too many people, while trying to control women’s bodies, don’t know enough science

That’s the issue with the so-called “heartbeat” bill. At six weeks pregnant, the time at which a foetus gains a heartbeat, the vast majority of women have no idea if they are pregnant. As US Congresswoman Alexandria Ocasio-Cortez said, being six weeks pregnant is being two weeks late on your period. It is unreasonable to expect someone who isn’t expecting to be pregnant to know at that point if they are, and so a six week cut-off is effectively a ban. Besides, trying to find a compromise in what is effectively a black & white argument isn’t to my liking. Sure, there are some places in which it seems to work but cut-off dates often don’t take into account exceptional circumstances which would lead to someone wanting an abortion at a later date. Plus, it violates my first rule of not getting involved in other people’s medical business.

The problem is that too many people, while trying to control women’s medical decisions, don’t know enough science. The (predominantly) elderly men making these decisions in all probability have no idea what six weeks pregnant looks like or feels like. This in itself is not a criticism, however. Not everyone can be expected to have a knowledge of these things, that’s why professionals make money. I, too, know literally nothing about female anatomy, but the difference is that I’m not getting involved. It’s not my business getting involved, and it’s not yours either.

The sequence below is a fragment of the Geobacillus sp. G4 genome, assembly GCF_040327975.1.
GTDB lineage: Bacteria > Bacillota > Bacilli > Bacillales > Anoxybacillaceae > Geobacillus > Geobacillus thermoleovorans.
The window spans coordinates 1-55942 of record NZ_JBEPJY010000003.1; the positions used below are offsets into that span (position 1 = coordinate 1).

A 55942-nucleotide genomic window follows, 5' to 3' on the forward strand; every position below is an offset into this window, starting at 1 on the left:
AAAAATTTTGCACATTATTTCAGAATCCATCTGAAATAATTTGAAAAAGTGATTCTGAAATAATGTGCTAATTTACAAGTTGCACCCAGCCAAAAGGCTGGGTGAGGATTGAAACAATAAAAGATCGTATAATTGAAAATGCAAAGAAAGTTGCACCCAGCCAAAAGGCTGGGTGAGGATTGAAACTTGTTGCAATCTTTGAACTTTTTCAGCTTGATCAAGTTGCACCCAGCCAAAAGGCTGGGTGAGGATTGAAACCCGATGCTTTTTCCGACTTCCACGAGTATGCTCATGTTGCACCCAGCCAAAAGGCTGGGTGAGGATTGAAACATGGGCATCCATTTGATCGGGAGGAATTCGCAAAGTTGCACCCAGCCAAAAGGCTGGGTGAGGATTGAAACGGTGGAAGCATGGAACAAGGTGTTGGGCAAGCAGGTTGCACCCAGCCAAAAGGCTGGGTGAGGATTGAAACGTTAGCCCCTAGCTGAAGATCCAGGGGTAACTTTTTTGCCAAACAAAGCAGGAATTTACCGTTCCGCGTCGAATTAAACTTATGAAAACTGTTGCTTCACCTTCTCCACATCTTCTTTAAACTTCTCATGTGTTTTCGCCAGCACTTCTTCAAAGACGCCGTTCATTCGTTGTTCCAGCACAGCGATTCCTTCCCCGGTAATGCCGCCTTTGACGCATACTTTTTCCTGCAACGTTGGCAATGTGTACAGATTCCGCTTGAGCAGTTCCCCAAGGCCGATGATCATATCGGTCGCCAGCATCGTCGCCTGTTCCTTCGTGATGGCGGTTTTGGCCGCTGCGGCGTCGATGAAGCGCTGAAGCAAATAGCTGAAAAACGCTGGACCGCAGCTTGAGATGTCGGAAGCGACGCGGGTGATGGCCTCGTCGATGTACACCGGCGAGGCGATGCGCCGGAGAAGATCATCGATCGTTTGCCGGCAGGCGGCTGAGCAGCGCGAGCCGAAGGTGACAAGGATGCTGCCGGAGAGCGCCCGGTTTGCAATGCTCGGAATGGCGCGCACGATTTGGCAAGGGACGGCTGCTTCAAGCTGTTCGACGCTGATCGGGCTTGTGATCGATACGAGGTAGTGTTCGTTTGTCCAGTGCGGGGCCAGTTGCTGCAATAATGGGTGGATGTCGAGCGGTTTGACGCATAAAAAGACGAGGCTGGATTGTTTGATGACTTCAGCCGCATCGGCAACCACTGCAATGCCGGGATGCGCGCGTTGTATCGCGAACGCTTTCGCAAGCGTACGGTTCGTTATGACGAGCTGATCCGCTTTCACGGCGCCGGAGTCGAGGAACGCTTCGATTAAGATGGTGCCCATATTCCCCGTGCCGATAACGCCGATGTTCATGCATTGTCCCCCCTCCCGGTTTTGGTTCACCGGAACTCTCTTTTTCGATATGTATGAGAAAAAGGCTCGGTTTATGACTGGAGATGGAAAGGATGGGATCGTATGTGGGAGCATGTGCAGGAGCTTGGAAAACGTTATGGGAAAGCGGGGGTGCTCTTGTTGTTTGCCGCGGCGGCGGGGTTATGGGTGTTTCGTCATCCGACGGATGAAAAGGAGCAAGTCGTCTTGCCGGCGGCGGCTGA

if you’re in favour of that you are barbaric, you are callous, and you have no human empathy

I haven’t and won’t go into great detail on the circumstances of rape which can lead to abortions being sought after, or the potential for unregulated and dangerous methods of abortion being used underground should it be banned somewhere, but I’ll write that much about it and tell you that if you’re in favour of that you are barbaric, you are callous, and you have no human empathy. Rape in itself i an incredibly stressful and painful situation for anyone, but to go through an unwanted pregnancy after that? I would not wish that on anyone, yet some people want to make it mandatory by law.

Thankfully in Cyprus our laws are survivable. Abortion to a certain extent is legal across the island up to the 12th week of pregnancy in the Republic of Cyprus (the 19th in cases of rape), which as I have said is a silly compromise but progress compared to the blanket ban which was in place until last year. In the north a written request is required after the 10th week of pregnancy. This must be signed by a husband in the case of married women, which is also far from ideal, but at least not as backwards as other places.

To summarise, pro-choice people have a responsibility to be ready to stand up more aggressively for our views. The implications of us not doing that are potentially terrible. People who want abortions to be illegal, on the other hand, need a serious rethink.